Wild comeback win for Miami Marlins over New York Mets
A call in the ninth inning set up the Marlins to pull out their second come-from-behind win in a row over the Mets — this time on a wild pitch.
05/01/2013 12:01 AM
07/31/2014 5:15 PM
Tim McClelland is widely regarded — by players and managers — as one of the best umpires in the majors. But he might have missed a crucial call Tuesday that enabled the Marlins to pull out a 2-1 win over the New York Mets.
“Maybe we caught a little break there at third, but it’s good to see a play go our way,” Marlins manager Mike Redmond said of a disputed call at third base in the ninth inning.
McClelland signaled Chris Coghlan safe at third when he advanced from second on Juan Pierre’s bunt. Mets third baseman David Wright disagreed. Video replays seemed to confirm his beef that Coghlan had come off the bag while the tag was still being applied.
One batter later, Coghlan scored the tying run. And shortly after that, the Marlins won the game on a bases-loaded wild pitch by Mets reliever Brandon Lyon.
“I’ve got no comment, guys,” Coghlan said. “I beat the throw. That’s all that matters.”
Said Redmond: “It looked close, and when I saw those hands go safe, I was excited. I knew we were in business.”
The Marlins, down 1-0 entering the ninth, rallied for two runs to secure their first three-game winning streak of the season.
“It’s fun to win,” said hard-luck Marlins pitcher Kevin Slowey, who remained winless despite delivering eight outstanding innings in which he allowed one run on four hits.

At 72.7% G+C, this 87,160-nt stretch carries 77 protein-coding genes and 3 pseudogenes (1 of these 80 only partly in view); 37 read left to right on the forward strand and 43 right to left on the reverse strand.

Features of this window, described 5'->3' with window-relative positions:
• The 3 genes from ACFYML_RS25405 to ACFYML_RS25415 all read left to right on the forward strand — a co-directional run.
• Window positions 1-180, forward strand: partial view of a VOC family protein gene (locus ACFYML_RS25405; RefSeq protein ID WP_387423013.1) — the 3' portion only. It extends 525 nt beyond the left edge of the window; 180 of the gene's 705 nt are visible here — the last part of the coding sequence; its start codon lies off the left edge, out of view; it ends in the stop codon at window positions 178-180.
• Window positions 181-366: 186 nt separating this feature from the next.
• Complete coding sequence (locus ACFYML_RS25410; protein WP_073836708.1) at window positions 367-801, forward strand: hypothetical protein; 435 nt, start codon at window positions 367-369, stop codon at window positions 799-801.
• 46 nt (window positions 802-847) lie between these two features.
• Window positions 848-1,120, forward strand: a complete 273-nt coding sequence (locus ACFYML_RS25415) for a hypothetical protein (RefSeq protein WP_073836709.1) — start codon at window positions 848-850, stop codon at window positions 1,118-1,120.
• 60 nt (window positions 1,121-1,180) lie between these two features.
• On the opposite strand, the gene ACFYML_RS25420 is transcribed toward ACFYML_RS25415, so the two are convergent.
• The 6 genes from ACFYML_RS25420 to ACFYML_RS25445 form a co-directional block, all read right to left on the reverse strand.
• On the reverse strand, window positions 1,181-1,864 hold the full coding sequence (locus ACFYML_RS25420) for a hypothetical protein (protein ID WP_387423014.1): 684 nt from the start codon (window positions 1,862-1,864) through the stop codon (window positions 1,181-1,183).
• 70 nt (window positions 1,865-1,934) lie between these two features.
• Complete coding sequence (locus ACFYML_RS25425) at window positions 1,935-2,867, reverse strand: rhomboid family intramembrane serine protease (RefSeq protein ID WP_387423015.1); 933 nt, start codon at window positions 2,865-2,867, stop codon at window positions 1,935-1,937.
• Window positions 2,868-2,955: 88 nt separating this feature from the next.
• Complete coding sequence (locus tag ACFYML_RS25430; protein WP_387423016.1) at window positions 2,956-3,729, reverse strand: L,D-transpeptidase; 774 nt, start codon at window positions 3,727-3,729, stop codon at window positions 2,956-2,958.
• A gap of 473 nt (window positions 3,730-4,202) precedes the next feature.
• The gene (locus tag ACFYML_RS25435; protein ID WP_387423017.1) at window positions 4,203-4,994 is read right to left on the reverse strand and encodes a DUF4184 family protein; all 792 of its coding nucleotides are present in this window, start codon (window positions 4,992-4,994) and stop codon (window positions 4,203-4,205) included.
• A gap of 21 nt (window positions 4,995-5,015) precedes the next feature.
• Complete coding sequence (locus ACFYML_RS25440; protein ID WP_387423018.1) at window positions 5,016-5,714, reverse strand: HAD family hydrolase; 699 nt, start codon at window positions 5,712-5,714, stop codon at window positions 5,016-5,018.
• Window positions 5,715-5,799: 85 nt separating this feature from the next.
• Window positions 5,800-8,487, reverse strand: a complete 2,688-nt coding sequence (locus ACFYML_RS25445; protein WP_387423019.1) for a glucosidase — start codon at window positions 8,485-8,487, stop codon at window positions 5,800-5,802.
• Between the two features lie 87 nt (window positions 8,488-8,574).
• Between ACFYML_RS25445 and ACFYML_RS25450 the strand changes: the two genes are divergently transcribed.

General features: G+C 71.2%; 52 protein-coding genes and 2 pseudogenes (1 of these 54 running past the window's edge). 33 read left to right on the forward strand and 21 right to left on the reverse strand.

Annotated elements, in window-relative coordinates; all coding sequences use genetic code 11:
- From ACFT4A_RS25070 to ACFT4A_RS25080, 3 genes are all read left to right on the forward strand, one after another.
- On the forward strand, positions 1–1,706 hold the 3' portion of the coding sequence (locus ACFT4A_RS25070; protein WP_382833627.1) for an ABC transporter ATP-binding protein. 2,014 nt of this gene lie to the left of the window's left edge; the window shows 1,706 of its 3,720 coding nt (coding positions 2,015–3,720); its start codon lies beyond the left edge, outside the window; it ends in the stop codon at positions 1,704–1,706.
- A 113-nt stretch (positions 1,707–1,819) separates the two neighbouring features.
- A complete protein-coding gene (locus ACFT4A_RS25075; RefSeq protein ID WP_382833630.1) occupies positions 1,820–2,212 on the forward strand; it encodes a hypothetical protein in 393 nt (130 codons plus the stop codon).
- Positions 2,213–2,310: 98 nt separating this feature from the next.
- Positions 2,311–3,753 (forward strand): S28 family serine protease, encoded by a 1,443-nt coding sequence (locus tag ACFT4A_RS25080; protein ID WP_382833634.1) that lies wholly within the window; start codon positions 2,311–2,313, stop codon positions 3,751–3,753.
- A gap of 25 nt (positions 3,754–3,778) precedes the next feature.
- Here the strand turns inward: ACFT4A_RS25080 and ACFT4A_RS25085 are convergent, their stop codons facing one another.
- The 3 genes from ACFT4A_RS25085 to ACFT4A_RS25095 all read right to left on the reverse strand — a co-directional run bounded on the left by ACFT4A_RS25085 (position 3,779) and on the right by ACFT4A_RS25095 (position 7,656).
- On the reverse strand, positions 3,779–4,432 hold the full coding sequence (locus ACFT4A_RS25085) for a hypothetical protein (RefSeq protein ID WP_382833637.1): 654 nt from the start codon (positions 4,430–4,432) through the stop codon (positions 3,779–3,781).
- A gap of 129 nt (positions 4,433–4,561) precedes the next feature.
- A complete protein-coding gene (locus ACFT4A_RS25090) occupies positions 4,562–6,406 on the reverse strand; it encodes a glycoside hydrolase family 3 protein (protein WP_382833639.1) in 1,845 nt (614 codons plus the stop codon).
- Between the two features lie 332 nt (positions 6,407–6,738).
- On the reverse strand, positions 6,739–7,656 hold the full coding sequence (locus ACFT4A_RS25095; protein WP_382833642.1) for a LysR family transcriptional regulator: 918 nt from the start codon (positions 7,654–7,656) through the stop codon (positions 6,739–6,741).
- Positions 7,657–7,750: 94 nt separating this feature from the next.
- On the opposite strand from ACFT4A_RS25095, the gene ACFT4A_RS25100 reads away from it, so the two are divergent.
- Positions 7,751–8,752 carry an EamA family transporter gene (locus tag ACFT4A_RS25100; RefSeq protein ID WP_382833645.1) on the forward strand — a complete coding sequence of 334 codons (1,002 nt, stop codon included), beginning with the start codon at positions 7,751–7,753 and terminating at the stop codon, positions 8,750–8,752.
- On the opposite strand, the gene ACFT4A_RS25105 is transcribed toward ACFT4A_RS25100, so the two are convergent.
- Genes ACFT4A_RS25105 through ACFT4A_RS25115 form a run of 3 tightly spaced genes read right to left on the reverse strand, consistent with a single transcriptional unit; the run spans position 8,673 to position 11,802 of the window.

Slowey, who hasn’t earned a big-league win since 2010, has the worst run support of any starter in the majors and received no help offensively Tuesday. With Giancarlo Stanton going on the disabled list and watching helplessly from the dugout, the Marlins had managed only three hits off Mets starter Jeremy Hefner until Coghlan delivered a pinch-hit single to lead off the ninth.
That brought up Pierre, whose sacrifice bunt was picked up near the plate by Mets catcher Anthony Recker, who made a quick throw to third. Coghlan appeared to beat the throw, but Wright’s left foot was blocking part of the bag and Coghlan’s hand and foot couldn’t maintain contact. At least that’s what the replays seemed to show.
After falling behind in the count 0-2, Solano managed to dump a single into right to score Coghlan with the tying run. Placido Polanco was walked intentionally to load the bases. But Lyon uncorked a wild pitch that allowed Pierre to race home with the winning run.
Ryan Webb, who pitched the ninth for the Marlins, received the win.
Slowey, who became the first starting pitcher for the Marlins this season to go eight innings, was left with yet another no-decision.
“That win for Slowey, it’s elusive,” Redmond said. “It’s crazy. Slowey’s done the same thing he’s done all season, and that’s pound the strike zone. This guy, he’s smart. He’s prepared. We need to get this guy a win. I mean, this is ridiculous. He’s done his part. It’s going to happen.”
Slowey struck out eight and didn’t issue any walks. And by lasting eight solid innings, he spared a bullpen that had been taxed the night before in the 15-inning marathon the Marlins ended up winning.
Marcell Ozuna, who made his major-league debut in right field, had one of the Marlins’ few hits off Hefner, a sharp single to left in the fifth inning. But no one was able to make it as far as second base until the ninth.
The walk-off win for the Marlins was their third this season. None, however, has come via a base hit. They’ve won in walk-off fashion on a fielding error, a sacrifice fly, and — on Tuesday — a wild pitch.
The Marlins have now won three of their five meetings so far this season against New York.
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